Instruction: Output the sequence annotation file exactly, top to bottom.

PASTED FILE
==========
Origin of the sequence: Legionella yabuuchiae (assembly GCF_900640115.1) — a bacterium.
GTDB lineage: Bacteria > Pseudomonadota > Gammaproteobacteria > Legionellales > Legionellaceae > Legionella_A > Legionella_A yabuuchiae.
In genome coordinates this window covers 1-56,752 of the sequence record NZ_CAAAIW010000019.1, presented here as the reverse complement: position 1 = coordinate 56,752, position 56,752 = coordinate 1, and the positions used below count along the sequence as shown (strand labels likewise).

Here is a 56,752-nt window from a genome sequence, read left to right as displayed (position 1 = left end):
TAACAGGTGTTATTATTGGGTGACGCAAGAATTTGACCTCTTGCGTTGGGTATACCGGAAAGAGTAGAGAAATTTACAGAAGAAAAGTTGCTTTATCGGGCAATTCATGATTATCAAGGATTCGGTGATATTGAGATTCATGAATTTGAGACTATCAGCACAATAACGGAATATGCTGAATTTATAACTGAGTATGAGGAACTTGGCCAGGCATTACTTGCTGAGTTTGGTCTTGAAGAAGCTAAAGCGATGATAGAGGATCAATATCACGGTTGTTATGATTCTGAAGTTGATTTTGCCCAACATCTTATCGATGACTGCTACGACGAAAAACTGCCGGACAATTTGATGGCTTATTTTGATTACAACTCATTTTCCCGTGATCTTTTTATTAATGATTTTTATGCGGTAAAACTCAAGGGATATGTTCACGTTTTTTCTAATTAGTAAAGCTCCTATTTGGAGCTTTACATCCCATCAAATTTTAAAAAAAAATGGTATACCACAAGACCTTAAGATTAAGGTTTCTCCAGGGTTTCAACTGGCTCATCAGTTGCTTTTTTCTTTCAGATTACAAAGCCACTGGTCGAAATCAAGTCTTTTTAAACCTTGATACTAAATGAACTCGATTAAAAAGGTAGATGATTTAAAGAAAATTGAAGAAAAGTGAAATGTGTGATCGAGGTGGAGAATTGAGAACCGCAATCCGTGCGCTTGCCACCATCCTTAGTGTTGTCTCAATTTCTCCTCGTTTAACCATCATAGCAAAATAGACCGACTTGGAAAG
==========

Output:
Origin of the sequence: Legionella yabuuchiae (assembly GCF_900640115.1) — a bacterium.
GTDB lineage: Bacteria > Pseudomonadota > Gammaproteobacteria > Legionellales > Legionellaceae > Legionella_A > Legionella_A yabuuchiae.
In genome coordinates this window covers 1-56,752 of the sequence record NZ_CAAAIW010000019.1, presented here as the reverse complement: position 1 = coordinate 56,752, position 56,752 = coordinate 1, and the positions used below count along the sequence as shown (strand labels likewise).

Here is a 56,752-nt window from a genome sequence, read left to right as displayed (position 1 = left end):
TAACAGGTGTTATTATTGGGTGACGCAAGAATTTGACCTCTTGCGTTGGGTATACCGGAAAGAGTAGAGAAATTTACAGAAGAAAAGTTGCTTTATCGGGCAATTCATGATTATCAAGGATTCGGTGATATTGAGATTCATGAATTTGAGACTATCAGCACAATAACGGAATATGCTGAATTTATAACTGAGTATGAGGAACTTGGCCAGGCATTACTTGCTGAGTTTGGTCTTGAAGAAGCTAAAGCGATGATAGAGGATCAATATCACGGTTGTTATGATTCTGAAGTTGATTTTGCCCAACATCTTATCGATGACTGCTACGACGAAAAACTGCCGGACAATTTGATGGCTTATTTTGATTACAACTCATTTTCCCGTGATCTTTTTATTAATGATTTTTATGCGGTAAAACTCAAGGGATATGTTCACGTTTTTTCTAATTAGTAAAGCTCCTATTTGGAGCTTTACATCCCATCAAATTTTAAAAAAAAATGGTATACCACAAGACCTTAAGATTAAGGTTTCTCCAGGGTTTCAACTGGCTCATCAGTTGCTTTTTTCTTTCAGATTACAAAGCCACTGGTCGAAATCAAGTCTTTTTAAACCTTGATACTAAATGAACTCGATTAAAAAGGTAGATGATTTAAAGAAAATTGAAGAAAAGTGAAATGTGTGATCGAGGTGGAGAATTGAGAACCGCAATCCGTGCGCTTGCCACCATCCTTAGTGTTGTCTCAATTTCTCCTCGTTTAACCATCATAGCAAAATAGACCGACTTGGAAAG